The late Sydney Evans founded the Company of the Transfiguration in the 70's, summoning praying Christians to stand between the place of good and the place of evil. It was a challenging invitation, part to intercede and part as acts of contemplation under the Spirit to take up the Cross, where the tensions are held and where Christ's own sacrifice is offered in defeat of the forces of darkness.
And even we in SCL may become the subject of tensions. A dedication under vows may not be understood, or felt by others to be a threat. We are still part of the Body. It is important therefore not to cloak ourselves in secrecy. Some explanation locally is due, and that may offer its own opportunities. The making of vows does alter relationships and that may require from us sensitivity and awareness towards others.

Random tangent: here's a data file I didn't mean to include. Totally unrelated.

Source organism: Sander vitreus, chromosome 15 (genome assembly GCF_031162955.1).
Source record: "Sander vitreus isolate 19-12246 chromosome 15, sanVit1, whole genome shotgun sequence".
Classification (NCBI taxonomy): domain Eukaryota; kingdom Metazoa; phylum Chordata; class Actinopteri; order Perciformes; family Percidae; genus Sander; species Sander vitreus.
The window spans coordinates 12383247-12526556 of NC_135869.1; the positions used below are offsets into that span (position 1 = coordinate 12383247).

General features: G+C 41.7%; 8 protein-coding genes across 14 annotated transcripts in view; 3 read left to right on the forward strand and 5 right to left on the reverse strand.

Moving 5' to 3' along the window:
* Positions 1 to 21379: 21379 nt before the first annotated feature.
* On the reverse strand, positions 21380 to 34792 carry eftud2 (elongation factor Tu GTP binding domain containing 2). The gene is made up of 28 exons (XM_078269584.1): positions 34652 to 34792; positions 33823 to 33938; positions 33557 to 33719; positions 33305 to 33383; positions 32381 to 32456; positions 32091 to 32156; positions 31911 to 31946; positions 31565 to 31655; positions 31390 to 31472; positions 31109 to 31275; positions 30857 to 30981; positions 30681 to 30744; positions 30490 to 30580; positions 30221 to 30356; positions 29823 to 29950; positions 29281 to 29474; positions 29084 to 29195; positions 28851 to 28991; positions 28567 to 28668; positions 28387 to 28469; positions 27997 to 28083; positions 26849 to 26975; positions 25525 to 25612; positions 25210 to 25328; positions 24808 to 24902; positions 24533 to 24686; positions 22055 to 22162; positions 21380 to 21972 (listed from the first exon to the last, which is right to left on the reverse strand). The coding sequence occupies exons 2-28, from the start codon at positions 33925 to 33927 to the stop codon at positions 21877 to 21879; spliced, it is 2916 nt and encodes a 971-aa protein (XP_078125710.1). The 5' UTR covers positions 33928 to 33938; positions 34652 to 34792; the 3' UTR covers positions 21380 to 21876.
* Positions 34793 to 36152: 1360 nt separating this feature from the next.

The call to prayer will often focus in many areas of tension. Parish life often provides fuel for feuds! Damian was warned as a novice that tensions will always come to the fore in the chapel: for this is the place where we want to give our best to God, and our 'best' is not always other people’s concept of 'best'.
The practise of forgiveness, trust and reconciliation take us to the very core of our faith and witness. These are areas where a consecrated person, in SCL for instance, may well be used as an instrument of peace.